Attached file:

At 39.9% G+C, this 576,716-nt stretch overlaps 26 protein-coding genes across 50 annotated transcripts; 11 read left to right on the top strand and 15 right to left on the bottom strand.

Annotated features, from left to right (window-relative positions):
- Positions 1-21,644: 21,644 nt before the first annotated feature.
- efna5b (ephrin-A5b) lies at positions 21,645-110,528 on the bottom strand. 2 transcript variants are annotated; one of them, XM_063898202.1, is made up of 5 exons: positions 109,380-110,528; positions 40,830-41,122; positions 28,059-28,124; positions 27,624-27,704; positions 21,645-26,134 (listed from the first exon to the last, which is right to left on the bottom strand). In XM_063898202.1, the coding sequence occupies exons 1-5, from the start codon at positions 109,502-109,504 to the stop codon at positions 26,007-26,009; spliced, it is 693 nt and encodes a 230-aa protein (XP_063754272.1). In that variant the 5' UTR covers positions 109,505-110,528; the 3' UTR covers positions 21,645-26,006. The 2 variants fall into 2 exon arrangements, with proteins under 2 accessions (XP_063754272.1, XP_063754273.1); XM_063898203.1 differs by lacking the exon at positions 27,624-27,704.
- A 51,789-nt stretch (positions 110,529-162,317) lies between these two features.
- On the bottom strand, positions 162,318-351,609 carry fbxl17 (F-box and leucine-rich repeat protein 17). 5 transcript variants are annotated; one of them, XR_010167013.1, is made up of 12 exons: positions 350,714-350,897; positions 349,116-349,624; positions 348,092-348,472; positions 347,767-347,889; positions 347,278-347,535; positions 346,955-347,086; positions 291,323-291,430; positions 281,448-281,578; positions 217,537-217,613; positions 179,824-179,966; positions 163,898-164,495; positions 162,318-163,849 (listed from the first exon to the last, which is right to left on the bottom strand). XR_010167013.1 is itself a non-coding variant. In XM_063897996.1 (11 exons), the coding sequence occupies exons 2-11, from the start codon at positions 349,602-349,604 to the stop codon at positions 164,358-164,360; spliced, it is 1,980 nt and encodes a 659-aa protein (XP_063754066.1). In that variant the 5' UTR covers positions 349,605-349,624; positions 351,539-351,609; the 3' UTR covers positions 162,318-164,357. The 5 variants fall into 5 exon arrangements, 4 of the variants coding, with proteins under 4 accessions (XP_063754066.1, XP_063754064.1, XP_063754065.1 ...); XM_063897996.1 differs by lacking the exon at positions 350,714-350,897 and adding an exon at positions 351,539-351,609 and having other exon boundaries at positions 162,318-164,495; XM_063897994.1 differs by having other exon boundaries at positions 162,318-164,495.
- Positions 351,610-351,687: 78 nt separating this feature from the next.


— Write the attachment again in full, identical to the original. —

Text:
At 39.9% G+C, this 576,716-nt stretch overlaps 26 protein-coding genes across 50 annotated transcripts; 11 read left to right on the top strand and 15 right to left on the bottom strand.

Annotated features, from left to right (window-relative positions):
- Positions 1-21,644: 21,644 nt before the first annotated feature.
- efna5b (ephrin-A5b) lies at positions 21,645-110,528 on the bottom strand. 2 transcript variants are annotated; one of them, XM_063898202.1, is made up of 5 exons: positions 109,380-110,528; positions 40,830-41,122; positions 28,059-28,124; positions 27,624-27,704; positions 21,645-26,134 (listed from the first exon to the last, which is right to left on the bottom strand). In XM_063898202.1, the coding sequence occupies exons 1-5, from the start codon at positions 109,502-109,504 to the stop codon at positions 26,007-26,009; spliced, it is 693 nt and encodes a 230-aa protein (XP_063754272.1). In that variant the 5' UTR covers positions 109,505-110,528; the 3' UTR covers positions 21,645-26,006. The 2 variants fall into 2 exon arrangements, with proteins under 2 accessions (XP_063754272.1, XP_063754273.1); XM_063898203.1 differs by lacking the exon at positions 27,624-27,704.
- A 51,789-nt stretch (positions 110,529-162,317) lies between these two features.
- On the bottom strand, positions 162,318-351,609 carry fbxl17 (F-box and leucine-rich repeat protein 17). 5 transcript variants are annotated; one of them, XR_010167013.1, is made up of 12 exons: positions 350,714-350,897; positions 349,116-349,624; positions 348,092-348,472; positions 347,767-347,889; positions 347,278-347,535; positions 346,955-347,086; positions 291,323-291,430; positions 281,448-281,578; positions 217,537-217,613; positions 179,824-179,966; positions 163,898-164,495; positions 162,318-163,849 (listed from the first exon to the last, which is right to left on the bottom strand). XR_010167013.1 is itself a non-coding variant. In XM_063897996.1 (11 exons), the coding sequence occupies exons 2-11, from the start codon at positions 349,602-349,604 to the stop codon at positions 164,358-164,360; spliced, it is 1,980 nt and encodes a 659-aa protein (XP_063754066.1). In that variant the 5' UTR covers positions 349,605-349,624; positions 351,539-351,609; the 3' UTR covers positions 162,318-164,357. The 5 variants fall into 5 exon arrangements, 4 of the variants coding, with proteins under 4 accessions (XP_063754066.1, XP_063754064.1, XP_063754065.1 ...); XM_063897996.1 differs by lacking the exon at positions 350,714-350,897 and adding an exon at positions 351,539-351,609 and having other exon boundaries at positions 162,318-164,495; XM_063897994.1 differs by having other exon boundaries at positions 162,318-164,495.
- Positions 351,610-351,687: 78 nt separating this feature from the next.